Explain a little bit more about his treatments.
Basically naturopathy or nature cure is wholeness.
You treat the person as a whole.
So all the treatments involved were things like manipulative treatment.
There was psychotherapy,
we used to have all the hydrotherapy, of course.
There was gymnastics, there were walks he arranged.
There were a lot of disciplines. Did you really have to the regime?
It was a strict regime in those days, yes.
Not so nowadays is it?
No, it's a little bit more loose nowadays.
But he was very, very strict indeed. If he said to a patient,
"Look here I want you in bed by 9.00." Then 9.00 it had to be.
-By golly you were in bed!
-You're in trouble, yes.
# Keep young and beautiful
# It's your duty to be beautiful... #
Being afraid of Stanley wasn't the only thing that had his patients turning hot and cold.
These are the famous sitz baths that we have.
We have the hot and the cold water.
The patient has a minute in the cold, four minutes in the hot
and alternates them, three times in each.
It's for the repletion, depletion of the abdomen
it improves circulation and I think, on the whole they enjoy it.
You see if you'd contrast bathing like hot and cold
you're going to stimulate an area.
In other words, if I put my hand in say cold water,
well, then, the blood will go away from it.
If I put it in hot, the blood comes...
It's like an internal massage.
It does sound like a bit of a shock treatment.
Hot one minute, perspiring, and then freezing cold.
It wasn't that strong. No, no, you could do it nice and gently.
How much can anybody stand in that that machine?
No more I would say than about 15 minutes to 20.
I'm on low at the moment, you see.
We have three different temperature gauges on them.
Do you feel faint when you come out?
No, I feel invigorated afterwards,
as long as you have shower... a cold shower and lie down.
What about diet here? What did most people eat?
Diet. Well, first of all, today they use this word detox.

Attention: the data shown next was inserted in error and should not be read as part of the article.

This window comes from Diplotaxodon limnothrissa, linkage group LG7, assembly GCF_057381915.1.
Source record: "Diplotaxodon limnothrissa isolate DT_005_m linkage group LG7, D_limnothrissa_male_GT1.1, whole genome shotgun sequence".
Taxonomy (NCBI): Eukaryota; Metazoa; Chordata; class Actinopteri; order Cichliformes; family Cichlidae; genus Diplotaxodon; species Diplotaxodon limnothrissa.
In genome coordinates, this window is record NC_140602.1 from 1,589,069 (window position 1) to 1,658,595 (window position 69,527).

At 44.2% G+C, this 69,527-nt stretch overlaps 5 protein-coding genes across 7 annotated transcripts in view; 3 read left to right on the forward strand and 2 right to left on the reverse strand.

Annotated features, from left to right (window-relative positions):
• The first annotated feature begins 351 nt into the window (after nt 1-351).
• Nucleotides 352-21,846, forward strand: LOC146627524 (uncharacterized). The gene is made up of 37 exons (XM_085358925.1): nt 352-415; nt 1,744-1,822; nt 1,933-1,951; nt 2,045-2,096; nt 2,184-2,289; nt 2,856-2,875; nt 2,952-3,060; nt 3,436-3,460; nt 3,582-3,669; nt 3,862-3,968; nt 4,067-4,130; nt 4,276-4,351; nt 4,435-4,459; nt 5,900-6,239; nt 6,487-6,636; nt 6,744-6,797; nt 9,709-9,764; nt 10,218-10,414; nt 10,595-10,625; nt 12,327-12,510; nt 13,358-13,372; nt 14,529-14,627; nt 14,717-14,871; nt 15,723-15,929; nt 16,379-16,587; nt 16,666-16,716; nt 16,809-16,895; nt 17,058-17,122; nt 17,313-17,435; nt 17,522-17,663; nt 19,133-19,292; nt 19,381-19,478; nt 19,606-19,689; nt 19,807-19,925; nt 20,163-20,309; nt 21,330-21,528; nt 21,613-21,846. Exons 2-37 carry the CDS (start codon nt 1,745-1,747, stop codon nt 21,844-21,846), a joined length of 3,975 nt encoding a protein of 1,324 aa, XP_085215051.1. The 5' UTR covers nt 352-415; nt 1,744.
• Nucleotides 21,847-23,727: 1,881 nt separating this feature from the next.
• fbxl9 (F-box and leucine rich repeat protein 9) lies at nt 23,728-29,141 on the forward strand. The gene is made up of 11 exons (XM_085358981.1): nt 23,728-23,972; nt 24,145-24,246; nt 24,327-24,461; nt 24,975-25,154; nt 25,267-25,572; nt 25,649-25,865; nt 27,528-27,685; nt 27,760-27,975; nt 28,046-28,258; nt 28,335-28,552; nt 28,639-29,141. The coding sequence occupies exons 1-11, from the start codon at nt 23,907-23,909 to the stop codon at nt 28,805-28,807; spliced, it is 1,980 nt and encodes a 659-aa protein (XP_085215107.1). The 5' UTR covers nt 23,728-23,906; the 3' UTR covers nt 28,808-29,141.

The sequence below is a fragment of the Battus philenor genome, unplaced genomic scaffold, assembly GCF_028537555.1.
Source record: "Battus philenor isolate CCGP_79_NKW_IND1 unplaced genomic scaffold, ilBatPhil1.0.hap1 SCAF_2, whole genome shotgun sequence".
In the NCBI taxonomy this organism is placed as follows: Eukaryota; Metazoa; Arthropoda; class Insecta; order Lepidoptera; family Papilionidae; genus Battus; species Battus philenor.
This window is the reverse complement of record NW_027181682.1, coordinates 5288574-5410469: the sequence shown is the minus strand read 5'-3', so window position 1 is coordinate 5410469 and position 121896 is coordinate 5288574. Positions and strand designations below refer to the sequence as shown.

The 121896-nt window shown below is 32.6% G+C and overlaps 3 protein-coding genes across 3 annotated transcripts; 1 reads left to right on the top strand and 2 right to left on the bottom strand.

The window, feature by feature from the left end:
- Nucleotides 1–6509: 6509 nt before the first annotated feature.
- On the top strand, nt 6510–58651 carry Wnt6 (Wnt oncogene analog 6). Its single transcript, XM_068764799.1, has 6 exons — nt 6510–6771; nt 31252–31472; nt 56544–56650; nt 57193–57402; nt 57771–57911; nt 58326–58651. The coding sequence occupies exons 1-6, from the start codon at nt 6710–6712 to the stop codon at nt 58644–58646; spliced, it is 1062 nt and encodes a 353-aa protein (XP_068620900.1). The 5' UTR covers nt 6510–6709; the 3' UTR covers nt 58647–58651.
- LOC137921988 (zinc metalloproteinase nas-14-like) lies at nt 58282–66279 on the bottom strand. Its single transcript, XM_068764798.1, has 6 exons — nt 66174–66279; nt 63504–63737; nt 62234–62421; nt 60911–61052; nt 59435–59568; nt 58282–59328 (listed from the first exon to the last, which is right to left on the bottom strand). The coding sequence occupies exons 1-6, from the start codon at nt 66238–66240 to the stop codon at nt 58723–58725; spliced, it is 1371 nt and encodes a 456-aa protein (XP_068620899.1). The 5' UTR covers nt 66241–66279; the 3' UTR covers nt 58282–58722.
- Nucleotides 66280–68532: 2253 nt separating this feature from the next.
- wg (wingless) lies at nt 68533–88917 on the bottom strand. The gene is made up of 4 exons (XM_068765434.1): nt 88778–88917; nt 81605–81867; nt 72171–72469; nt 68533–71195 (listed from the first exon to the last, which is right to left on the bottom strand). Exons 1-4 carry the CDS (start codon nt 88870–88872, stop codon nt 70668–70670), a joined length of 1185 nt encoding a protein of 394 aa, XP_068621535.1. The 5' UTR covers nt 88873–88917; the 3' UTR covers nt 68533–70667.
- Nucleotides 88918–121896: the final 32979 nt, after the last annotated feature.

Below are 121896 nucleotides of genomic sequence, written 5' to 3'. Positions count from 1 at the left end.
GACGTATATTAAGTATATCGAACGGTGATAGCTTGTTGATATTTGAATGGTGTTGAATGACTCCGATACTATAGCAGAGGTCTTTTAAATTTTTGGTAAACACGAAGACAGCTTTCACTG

They used to put people on a fast, which is probably a similar thing.
So you're detoxing. So you're resting the body.
So some people just had water. Water fast only.
Others maybe just fruit juices and so on.
Jolly good health.
Then he would reintroduce the diet very slowly.
That would be things like fruit first of all.
And then he may go on to salads for two or three days.
Whatever you thought the patient required, so that the individual
is the most important thing, which is lost today unfortunately.
It seems very soporific to walk around during the day, not working,
-wearing a dressing gown and slippers, and just relaxing.
It's a wonderful thing to do.
I know people check in here for two or three days.
But back then, did they check in for a lot longer?
A lot longer. You may have people come from a fortnight,
three weeks, four weeks, sometimes longer.
They came from all over the world for his treatment, yes.
I don't think I would have lasted four weeks of Stanley's treatments.
Thankfully Champney's today is more beauty camp than boot camp,
with the emphasis on relaxation, and providing an escape
from the stresses of a busy modern life.
Right now I'm going to enjoy the grounds
in a way that Stanley would have approved.
On my bike, getting lots of fresh air and exercise.
Back at the Valuation Day,
Mark has found something that might inspire him to keep fit.
-And now for some monkey business.
This wonderful, little cane, tell me about it. Where did you get it from?
There's not much history. My mother in law died and my late husband
just brought it home when he was clearing out the house.
-When was that?
-Over 20 years ago.
-Over 20 years ago.
-You'd never seen it in the house, your mother in law had never shown it to you?